Turn National Estate Planning Awareness Week into your next business opportunityArticle added by Carl "Skip" Rapp on October 12, 2011
Skip Rapp

Carl "Skip" Rapp

Louisville, CO

Joined: July 02, 2007

My Company

Executor's Resource

In September 2008, Congress enacted HR 1499, which set aside the third full week in October each year as National Estate Planning Awareness Week. In this article, I’ll explain how you can offer a free 30-minute estate organization review for your clients that will bring them peace of mind while providing an opportunity for you to deepen and expand your existing client relationships.

What is an estate organization review?

An estate organization review provides you and your client with an opportunity to meet in person to review the major financial accounts and policies held through you and discuss three things:

  • How those accounts are titled
  • Named beneficiaries
  • Alignment with your client’s current wishes and planning documents
> An estate organization review focuses on the areas that typically cause chaos during estate settlement: inconsistent account titling and beneficiaries, and locating all of the assets, liabilities, and items of importance. It establishes you as the primary future go-to resource so you are the family’s first phone call. As assets are distributed, you’ll want the opportunity to convert inheritances into new accounts and policies. Working with your clients on estate organization over time builds both trust and familiarity.

As an important note, an estate organization review does not include activities that attempt to take the place of qualified legal assistance through an estate planning attorney. The fundamental counsel that an attorney can provide continues to be more important than ever for families across all wealth ranges.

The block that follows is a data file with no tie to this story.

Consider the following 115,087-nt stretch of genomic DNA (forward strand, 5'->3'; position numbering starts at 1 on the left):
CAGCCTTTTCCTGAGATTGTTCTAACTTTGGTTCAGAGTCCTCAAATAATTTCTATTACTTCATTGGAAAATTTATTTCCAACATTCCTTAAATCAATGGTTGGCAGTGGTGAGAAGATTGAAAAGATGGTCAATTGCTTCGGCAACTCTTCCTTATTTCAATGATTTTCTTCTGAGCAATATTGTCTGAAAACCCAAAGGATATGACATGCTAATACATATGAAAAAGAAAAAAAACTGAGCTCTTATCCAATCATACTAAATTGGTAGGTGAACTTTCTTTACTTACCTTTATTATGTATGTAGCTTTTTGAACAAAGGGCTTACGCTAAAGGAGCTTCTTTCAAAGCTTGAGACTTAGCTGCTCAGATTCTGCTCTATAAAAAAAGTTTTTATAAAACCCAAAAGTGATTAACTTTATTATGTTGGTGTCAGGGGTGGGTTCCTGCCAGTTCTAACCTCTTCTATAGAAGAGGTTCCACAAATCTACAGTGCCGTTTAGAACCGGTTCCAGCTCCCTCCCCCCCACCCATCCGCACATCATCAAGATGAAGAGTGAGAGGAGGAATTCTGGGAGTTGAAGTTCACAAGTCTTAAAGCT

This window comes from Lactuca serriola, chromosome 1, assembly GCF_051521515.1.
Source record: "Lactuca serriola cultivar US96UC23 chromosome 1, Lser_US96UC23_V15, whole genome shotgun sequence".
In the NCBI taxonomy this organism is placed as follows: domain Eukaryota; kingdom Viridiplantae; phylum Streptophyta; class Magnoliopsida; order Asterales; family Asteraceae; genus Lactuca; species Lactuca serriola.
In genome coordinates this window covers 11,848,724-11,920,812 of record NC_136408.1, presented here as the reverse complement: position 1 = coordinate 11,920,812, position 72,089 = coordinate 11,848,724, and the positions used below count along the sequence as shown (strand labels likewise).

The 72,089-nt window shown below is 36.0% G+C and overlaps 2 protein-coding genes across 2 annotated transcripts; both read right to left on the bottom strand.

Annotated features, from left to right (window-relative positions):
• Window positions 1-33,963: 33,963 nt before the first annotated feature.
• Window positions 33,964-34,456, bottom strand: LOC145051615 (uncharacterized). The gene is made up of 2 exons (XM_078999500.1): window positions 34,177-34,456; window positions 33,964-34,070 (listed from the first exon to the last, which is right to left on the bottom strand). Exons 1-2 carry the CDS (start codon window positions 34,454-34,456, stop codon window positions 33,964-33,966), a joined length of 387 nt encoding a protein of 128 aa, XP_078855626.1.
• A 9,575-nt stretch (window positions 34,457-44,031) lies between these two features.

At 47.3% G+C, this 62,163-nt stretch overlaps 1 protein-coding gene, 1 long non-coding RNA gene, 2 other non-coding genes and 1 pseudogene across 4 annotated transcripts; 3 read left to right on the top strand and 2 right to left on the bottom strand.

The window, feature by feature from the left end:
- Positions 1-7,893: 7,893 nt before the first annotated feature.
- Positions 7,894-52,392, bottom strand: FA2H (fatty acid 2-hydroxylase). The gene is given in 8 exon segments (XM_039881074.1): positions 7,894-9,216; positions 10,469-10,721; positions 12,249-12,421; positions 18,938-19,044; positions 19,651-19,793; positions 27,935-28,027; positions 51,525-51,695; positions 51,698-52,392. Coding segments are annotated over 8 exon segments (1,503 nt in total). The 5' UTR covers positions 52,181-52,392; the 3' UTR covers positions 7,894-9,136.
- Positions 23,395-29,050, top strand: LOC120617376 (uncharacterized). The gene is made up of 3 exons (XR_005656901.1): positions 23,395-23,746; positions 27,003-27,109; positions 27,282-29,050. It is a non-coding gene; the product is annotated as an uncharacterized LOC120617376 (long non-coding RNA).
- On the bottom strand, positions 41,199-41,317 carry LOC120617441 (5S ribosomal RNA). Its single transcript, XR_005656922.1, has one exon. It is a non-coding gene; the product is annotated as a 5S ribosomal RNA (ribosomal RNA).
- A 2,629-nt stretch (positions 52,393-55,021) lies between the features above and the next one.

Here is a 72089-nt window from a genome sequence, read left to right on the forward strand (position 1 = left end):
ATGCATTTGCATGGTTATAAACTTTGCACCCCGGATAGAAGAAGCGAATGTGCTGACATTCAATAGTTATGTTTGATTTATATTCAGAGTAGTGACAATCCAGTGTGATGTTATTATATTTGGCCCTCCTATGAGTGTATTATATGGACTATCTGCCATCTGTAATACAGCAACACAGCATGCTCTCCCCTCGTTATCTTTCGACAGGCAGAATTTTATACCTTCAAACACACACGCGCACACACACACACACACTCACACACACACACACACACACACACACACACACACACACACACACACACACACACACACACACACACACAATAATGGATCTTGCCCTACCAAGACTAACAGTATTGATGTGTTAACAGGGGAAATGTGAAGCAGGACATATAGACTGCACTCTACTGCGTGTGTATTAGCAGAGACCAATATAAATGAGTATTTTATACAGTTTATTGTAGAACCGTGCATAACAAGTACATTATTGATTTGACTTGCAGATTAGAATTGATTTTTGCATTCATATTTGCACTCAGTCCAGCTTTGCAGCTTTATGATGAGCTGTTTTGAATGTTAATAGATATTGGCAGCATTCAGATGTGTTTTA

Referring your clients to a qualified estate planning attorney remains an important part of your value. Keep this in mind, as you will undoubtedly identify clients whose needs include updating or creating estate planning documents.

Segment your client base, then invite

With the nation entering an unprecedented period of intergenerational wealth transfer, your baby boomer clients ought to be the starting point:
  • They will likely be the future executor for their aging parents or a spouse.
  • They need to address their own estate planning situation.
As I discussed in a prior article, a recent study demonstrated that families have an extremely tough time with estate settlement because the experience wasn’t properly prepped for them. Family member executors or personal representatives can feel blind-sided by the commitment required, have difficulty locating assets, liabilities and instructions, and even harbor some negativity because they weren’t kept in the know by the deceased prior to his or her passing. A good estate organization review process and proper communication can help address these issues.

When inviting your boomer clients, mention that this free 30-minute estate organization review is in honor of National Estate Planning Awareness Week, and ask them to bring their spouse, adult child, sibling — whoever will serve as future executor, personal representative or trustee.

Conduct the 30-minute meeting